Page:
EMOTIONAL MEMORY: WHY SCENTS CREATE NOSTALGIA
“The sense of smell can be extraordinarily evocative, bringing back pictures as sharp as photographs of scenes that had left the conscious mind.”
– Thalassa Cruso
You’ve been there before, but it still catches you off guard.
You’re walking down the street and a stranger quickly passes. They brush by you, and you catch a hint of their perfume; it’s a scent you forgot you knew. Suddenly, you’re transported. Your unique memories associated with that smell immediately take you another time, and place in your life. And most of all, you remember how it felt.
“The sense of smell can be extraordinarily evocative, bringing back pictures as sharp as photographs of scenes that had left the conscious mind.” – Thalassa Cruso
Your memories are completely tied up in scents. More than any other of the body’s senses, smell and memory are linked. But why? And why are these memories usually associated with childhood?
THE SCIENCE OF SMELL
As a scent enters the nose, its first processed by the olfactory bulb. This starts inside the nose and runs along the bottom of the brain. The olfactory bulb is part of the limbic system, which is the emotional center of the brain. Within this emotional center, lives the amygdala, which plays a role in emotional memories and the hippocampus, which is critical to developing memories.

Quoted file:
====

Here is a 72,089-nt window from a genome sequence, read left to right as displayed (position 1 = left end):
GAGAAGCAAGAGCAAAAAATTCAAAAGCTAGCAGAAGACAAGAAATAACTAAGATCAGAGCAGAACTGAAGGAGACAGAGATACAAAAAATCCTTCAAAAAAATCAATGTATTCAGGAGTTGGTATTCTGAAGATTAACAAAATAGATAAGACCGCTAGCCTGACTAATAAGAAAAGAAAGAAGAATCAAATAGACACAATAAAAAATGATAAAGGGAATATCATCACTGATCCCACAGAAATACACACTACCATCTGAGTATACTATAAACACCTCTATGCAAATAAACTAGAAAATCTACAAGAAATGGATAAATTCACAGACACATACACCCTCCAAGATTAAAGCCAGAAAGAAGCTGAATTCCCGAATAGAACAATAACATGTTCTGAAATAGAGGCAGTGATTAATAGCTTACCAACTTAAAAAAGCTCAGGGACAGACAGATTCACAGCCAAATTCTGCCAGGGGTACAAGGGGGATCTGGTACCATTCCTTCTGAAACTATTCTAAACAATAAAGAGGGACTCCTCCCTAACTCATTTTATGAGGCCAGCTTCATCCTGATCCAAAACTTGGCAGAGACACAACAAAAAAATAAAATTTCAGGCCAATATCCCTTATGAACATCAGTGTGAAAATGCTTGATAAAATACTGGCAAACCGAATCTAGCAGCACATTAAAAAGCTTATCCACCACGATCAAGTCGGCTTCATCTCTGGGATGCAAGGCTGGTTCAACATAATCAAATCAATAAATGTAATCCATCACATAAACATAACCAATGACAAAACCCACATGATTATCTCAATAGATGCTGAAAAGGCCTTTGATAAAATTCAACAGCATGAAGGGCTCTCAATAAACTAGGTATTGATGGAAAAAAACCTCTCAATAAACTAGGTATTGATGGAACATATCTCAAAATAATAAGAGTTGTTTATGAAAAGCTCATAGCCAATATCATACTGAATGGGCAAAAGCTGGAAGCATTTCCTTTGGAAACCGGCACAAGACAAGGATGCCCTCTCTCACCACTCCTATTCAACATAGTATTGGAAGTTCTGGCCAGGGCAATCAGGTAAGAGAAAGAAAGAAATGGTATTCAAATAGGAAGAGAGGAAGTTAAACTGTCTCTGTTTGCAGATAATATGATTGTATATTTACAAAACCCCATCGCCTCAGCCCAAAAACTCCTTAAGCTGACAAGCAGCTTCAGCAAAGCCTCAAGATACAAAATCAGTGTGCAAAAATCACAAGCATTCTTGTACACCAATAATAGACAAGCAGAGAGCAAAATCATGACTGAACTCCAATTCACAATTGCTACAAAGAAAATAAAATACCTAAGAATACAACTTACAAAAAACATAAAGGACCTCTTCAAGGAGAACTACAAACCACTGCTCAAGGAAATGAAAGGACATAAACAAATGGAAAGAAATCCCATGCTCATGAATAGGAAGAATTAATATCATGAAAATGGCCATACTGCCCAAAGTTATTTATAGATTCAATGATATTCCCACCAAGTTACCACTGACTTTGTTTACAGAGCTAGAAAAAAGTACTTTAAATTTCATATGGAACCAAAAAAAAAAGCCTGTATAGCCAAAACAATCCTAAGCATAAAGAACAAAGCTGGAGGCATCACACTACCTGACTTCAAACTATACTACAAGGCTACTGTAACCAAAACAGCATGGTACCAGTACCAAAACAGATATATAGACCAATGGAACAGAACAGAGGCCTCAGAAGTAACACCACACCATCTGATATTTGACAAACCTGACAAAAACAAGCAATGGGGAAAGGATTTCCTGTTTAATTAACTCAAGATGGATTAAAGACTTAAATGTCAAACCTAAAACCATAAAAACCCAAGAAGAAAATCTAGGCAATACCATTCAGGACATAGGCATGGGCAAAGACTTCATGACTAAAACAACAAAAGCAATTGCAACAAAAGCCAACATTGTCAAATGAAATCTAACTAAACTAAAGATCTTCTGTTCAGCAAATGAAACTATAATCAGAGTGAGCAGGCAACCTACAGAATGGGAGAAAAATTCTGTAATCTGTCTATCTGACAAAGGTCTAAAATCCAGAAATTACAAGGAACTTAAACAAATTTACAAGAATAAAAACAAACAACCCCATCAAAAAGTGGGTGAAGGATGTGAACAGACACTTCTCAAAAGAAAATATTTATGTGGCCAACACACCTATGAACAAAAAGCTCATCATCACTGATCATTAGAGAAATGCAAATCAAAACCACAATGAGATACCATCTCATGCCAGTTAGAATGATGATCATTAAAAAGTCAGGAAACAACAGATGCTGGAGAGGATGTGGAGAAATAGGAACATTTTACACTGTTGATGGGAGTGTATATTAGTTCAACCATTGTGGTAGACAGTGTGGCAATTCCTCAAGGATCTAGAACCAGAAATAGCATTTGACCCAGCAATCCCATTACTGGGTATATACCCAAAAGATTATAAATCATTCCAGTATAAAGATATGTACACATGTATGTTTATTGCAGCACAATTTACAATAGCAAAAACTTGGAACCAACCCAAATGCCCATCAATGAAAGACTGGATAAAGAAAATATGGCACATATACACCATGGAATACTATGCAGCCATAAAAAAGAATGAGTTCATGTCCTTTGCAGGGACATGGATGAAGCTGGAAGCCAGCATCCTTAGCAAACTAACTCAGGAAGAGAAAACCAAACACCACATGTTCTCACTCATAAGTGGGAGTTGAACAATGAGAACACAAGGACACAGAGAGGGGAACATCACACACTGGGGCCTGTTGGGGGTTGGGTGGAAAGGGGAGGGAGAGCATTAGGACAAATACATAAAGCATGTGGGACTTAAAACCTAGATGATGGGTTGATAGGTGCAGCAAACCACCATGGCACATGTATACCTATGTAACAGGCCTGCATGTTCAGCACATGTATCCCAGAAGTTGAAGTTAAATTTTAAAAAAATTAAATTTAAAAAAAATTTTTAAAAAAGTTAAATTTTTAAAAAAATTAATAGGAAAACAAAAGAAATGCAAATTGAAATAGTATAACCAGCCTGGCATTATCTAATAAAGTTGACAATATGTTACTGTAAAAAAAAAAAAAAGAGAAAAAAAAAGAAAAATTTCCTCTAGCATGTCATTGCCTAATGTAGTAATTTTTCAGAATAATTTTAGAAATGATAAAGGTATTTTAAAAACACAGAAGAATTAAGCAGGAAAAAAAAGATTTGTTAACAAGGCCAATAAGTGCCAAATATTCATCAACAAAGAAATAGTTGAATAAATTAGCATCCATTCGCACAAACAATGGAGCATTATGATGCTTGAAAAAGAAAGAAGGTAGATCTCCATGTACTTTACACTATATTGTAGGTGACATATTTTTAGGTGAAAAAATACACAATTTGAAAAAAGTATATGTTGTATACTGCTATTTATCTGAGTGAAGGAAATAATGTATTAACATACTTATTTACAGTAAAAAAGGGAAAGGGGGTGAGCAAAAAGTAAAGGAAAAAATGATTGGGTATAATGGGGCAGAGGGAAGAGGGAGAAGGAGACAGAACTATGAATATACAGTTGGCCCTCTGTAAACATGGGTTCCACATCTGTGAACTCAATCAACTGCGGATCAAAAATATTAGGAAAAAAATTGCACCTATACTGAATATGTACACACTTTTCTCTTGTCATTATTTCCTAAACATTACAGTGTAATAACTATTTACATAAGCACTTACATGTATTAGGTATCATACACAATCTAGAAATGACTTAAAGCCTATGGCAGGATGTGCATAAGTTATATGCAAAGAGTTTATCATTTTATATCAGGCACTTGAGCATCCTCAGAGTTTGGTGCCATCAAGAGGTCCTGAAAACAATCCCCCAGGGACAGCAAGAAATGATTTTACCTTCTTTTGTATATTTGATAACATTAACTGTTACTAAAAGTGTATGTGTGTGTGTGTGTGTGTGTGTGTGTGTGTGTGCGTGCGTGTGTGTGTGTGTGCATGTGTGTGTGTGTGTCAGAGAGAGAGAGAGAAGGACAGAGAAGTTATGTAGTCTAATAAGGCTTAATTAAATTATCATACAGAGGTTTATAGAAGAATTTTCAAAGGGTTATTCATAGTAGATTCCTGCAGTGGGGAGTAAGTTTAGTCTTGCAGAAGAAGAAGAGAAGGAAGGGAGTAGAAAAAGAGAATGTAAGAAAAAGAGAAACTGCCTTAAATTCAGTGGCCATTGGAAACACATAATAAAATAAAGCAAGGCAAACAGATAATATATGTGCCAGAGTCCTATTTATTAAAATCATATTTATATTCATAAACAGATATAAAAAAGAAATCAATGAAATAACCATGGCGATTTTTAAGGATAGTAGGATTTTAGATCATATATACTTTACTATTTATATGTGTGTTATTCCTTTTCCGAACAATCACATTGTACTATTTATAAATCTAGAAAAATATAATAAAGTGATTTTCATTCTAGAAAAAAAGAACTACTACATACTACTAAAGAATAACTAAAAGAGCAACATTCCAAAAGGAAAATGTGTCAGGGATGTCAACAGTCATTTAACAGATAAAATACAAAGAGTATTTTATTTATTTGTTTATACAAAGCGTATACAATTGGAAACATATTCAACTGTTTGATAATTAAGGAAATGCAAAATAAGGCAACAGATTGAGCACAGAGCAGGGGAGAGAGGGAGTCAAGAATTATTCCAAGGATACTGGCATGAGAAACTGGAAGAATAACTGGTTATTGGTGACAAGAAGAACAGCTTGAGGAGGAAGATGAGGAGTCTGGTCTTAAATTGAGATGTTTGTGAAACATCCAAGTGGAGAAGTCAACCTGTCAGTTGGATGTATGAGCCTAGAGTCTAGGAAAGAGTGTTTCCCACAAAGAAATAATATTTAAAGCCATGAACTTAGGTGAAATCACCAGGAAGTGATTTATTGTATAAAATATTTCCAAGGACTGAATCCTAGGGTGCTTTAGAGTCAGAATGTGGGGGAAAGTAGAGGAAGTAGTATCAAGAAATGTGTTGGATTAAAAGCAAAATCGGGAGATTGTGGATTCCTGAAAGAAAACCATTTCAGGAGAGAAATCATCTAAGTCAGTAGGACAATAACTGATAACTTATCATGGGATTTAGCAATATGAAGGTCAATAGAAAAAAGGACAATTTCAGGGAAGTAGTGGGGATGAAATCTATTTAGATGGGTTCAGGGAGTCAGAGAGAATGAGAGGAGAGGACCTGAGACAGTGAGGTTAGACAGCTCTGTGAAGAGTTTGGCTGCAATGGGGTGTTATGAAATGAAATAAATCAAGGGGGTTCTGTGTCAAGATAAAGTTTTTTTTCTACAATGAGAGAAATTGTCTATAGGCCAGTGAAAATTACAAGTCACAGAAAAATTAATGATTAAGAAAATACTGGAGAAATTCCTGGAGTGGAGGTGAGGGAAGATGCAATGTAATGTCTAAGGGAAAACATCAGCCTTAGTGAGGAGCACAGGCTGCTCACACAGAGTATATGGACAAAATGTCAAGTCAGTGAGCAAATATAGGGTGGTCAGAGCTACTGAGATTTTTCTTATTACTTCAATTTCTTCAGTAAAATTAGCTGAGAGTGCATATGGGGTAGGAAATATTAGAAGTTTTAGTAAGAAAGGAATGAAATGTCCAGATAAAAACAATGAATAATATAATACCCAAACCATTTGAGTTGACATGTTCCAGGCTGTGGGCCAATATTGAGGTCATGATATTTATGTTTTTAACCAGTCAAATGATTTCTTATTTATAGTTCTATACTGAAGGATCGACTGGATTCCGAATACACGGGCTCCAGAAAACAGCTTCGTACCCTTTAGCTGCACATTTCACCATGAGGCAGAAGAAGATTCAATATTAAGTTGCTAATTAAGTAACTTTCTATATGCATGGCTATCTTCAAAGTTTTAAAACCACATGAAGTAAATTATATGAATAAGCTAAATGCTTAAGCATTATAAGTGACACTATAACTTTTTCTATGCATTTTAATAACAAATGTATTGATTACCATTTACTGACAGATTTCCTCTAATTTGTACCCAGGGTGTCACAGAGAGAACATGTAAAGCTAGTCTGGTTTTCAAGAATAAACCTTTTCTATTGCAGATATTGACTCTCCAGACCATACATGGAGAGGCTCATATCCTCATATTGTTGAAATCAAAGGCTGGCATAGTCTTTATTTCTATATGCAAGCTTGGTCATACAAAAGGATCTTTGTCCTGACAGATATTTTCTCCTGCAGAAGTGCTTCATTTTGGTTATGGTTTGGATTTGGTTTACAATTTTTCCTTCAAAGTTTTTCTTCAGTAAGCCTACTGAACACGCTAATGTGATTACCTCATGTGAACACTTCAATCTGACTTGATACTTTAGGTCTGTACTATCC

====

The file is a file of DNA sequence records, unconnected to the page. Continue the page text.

Due to scent passing through this area of the brain, emotions, memory, and scent become intertwined.
Visual, auditory, and touch information do not pass through these brain areas. This is why smell, more than any other sense, is so successful at triggering emotions and memories.
SCENT AND NOSTALGIA
But why are these scent memories usually from our childhood?
“Memories, imagination, old sentiments, and associations are more readily reached through the sense of smell than through any other channel.” – Oliver Wendell Holmes
In one study, older adults were given three different cue types (word, picture, or odor) and were asked to share any personal memory for that cue. The results showed that most smell memories were from participant’s first 10 years of life, and visual and verbal memories peaked in early adulthood.
The conclusion? Even though scent interacts with the emotion and memory centers in the brain, it doesn’t connect with other, more developed regions.
Words and images go into the thinking/analytical parts of the brain, and scent lives in the emotional parts. As your brain is developing, these emotional memories are formed long before more analytical memories.
YOUR POWERFUL SCENT MEMORIES
Now that you understand how and why the brain processes scent, appreciate how powerful that reaction is. Scent is instrumental to feelings of nostalgia, safety, and comfort.
The next time you encounter a scent that takes you back to a different point in your life; pause, and appreciate the unique relationship between your sense of smell and the memories it evokes.